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Apr 5, 2016 4:36 AM

Grouse suit seeks to block new fences on BLM land in Nevada

The Associated Press

RENO, Nev. (AP) Conservationists are suing the Bureau of Land Management to block the construction of fences in northern Nevada they say are intended to appease livestock ranchers at the risk of harming sage grouse and the drought-stricken federal rangeland.

The Western Watersheds Project filed the lawsuit in U.S. District Court in Reno last week on the heels of a broader one it filed last month challenging the Obama administration's overall protection plan for the greater sage grouse across 10 western states.

Leaders of the Idaho-based group say the 3 miles of new fence planned near key grouse habitat flies in the face of BLM's own research showing the low-flying, hen-sized birds often die when they strike fences. Fence posts also provide perches for ravens that prey on grouse nests.

The suit says BLM rejected a similar proposal to build fences along the grazing allotment near Battle Mountain 200 miles northeast of Reno in 2014.

Pitched as an alternative to orders to remove cattle from the range, the ranchers said the fencing would keep the animals out of streams and key riparian areas. But BLM said at the time it was too costly and counterproductive to range health because fences promote growth of invasive weeds.

Ken Cole, the group's Idaho director, says BLM's reversal shows the sage-grouse planning process "is just a pile of paper written to avoid an Endangered Species Act listing."

"Nothing has changed on the ground, and most of the new protections from grazing won't be implemented for years to come," he said.

The BLM approved the fencing under a settlement agreement with ranchers last June to govern the land until the agency completes a formal assessment of range conditions next year.

The six permittees include Henry Filippini Jr., whose family has ranched in Nevada since the 1870s. Several ranchers rode across the country by horseback in 2014 to deliver a petition to the Obama administration in a protest they called the "Grass March."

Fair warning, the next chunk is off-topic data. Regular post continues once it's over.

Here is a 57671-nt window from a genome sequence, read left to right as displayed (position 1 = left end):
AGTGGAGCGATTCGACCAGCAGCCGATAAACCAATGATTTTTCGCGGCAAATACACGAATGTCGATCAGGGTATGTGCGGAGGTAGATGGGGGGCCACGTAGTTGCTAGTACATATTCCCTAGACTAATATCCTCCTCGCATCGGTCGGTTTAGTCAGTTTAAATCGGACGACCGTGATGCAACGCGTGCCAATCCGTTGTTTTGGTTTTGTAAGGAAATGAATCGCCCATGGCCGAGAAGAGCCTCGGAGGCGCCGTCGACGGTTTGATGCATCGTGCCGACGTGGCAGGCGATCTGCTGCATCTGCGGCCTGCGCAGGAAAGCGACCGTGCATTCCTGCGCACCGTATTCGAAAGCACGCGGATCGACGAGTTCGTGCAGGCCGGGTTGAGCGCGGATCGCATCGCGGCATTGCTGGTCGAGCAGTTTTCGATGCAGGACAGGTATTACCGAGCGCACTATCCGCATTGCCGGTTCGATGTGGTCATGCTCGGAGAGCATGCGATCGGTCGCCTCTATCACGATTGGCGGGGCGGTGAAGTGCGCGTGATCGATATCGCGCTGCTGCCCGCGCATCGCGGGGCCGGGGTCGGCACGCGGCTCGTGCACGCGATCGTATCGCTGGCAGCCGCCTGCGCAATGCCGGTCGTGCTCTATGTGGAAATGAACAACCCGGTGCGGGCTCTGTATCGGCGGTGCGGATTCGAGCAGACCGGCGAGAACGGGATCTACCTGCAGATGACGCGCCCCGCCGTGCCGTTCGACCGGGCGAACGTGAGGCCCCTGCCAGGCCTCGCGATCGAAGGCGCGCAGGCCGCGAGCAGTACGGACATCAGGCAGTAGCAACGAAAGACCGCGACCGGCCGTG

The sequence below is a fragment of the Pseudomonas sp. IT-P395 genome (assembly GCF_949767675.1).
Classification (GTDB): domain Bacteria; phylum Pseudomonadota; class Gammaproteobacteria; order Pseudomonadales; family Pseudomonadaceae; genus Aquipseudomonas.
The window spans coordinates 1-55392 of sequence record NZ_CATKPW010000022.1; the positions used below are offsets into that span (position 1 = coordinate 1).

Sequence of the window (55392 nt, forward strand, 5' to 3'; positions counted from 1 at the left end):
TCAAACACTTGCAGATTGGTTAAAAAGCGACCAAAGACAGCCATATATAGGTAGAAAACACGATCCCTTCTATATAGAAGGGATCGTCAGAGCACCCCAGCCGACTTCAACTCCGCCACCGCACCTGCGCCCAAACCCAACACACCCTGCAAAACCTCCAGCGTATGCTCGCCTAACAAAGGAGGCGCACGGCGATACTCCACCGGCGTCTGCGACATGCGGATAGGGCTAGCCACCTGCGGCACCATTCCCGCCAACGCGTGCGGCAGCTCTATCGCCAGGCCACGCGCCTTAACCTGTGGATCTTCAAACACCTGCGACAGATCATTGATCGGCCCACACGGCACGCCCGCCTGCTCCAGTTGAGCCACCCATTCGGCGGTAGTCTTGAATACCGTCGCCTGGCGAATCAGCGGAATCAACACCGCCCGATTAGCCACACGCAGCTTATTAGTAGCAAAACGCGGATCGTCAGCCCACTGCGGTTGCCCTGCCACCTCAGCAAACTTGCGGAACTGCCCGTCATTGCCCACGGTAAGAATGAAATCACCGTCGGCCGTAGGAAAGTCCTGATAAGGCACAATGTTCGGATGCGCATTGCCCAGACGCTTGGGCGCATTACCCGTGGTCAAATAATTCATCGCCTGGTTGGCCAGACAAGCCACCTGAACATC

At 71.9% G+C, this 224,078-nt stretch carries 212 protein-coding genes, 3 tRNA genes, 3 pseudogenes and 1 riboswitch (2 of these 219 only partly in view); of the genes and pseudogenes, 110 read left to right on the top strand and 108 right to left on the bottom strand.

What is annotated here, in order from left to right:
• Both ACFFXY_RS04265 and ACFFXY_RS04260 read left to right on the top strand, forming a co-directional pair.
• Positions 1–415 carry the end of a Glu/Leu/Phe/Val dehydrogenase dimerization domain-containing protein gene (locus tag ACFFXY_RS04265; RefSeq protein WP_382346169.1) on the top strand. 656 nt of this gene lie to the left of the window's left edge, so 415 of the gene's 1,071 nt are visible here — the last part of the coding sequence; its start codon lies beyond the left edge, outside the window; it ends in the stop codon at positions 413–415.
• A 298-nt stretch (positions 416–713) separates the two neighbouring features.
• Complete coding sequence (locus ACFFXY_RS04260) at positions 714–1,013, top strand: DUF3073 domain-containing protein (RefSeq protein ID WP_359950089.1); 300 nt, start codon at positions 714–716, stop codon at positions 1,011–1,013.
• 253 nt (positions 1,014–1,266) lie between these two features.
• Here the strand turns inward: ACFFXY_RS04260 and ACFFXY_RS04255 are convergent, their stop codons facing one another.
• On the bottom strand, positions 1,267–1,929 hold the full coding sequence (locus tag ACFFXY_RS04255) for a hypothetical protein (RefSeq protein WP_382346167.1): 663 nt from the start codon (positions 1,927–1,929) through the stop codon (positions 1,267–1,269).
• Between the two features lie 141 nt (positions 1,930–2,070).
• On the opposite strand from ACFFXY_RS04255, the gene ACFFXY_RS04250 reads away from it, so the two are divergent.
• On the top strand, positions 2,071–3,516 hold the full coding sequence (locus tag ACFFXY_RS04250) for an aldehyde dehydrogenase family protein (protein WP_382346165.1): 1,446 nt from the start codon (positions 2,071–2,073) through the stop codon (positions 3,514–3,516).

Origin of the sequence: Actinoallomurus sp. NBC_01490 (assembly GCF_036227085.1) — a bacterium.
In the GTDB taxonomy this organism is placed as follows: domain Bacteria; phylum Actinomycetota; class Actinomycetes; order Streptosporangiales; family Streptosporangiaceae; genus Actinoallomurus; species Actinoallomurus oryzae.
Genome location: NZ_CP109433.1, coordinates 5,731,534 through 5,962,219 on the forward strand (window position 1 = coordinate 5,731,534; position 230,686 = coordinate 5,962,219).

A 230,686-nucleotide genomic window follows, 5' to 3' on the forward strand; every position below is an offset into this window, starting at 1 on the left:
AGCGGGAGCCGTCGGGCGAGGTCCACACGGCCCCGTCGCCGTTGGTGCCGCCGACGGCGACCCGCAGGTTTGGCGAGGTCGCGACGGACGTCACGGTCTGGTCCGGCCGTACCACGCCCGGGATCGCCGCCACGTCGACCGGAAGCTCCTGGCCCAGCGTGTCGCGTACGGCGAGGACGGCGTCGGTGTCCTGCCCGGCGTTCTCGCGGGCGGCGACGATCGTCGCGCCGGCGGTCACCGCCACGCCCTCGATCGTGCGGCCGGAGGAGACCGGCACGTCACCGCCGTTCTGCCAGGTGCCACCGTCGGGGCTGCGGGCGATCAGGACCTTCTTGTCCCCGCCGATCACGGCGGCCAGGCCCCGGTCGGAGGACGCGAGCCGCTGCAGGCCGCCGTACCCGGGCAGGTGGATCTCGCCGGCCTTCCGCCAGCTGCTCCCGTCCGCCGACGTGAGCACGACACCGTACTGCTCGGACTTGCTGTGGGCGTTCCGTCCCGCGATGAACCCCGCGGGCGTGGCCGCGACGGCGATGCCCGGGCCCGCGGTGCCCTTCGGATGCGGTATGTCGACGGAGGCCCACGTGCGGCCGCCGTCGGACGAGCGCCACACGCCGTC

The ranchers have paid their grazing fees for years so their situation differs from that of Cliven Bundy, a southern Nevada rancher who owes the government as much as a $1 million for trespassing, staged an armed standoff at his ranch two years ago and now faces federal charges.

But in both cases, BLM has been criticized for backing down and at least initially declining to enforce laws to avoid confrontation.

Paul Ruprecht, an Oregon-based lawyer for Western Watersheds, said the ranchers "have resisted the BLM's drought closures and instead bullied the BLM into considering a slew of proposals for new livestock infrastructure to justify more grazing on the badly degraded public lands."

"Rather than insist upon needed rest periods, the BLM has caved to rancher demands to allow their herds back onto the parched landscapes and enabled that use by approving the contested fencing," he said.

Nevada Cattlemen's Association President David Stix Jr. and Nevada Association of Counties Director Jeff Fontaine praised BLM for working cooperatively with the ranchers.

"Once again, Western Watersheds has proven through their obstructionist tactics that their only goal is to kill an industry at any cost," Stix said.

Interior Department spokeswoman Jessica Kershaw defended the administration policy that allows for continued land use and development "where it makes sense and doesn't conflict with high priority areas of the bird's habitat. "

"We continue to believe the plans are both balanced and effective protecting key sage-grouse habitat and providing for sustainable development," she said.


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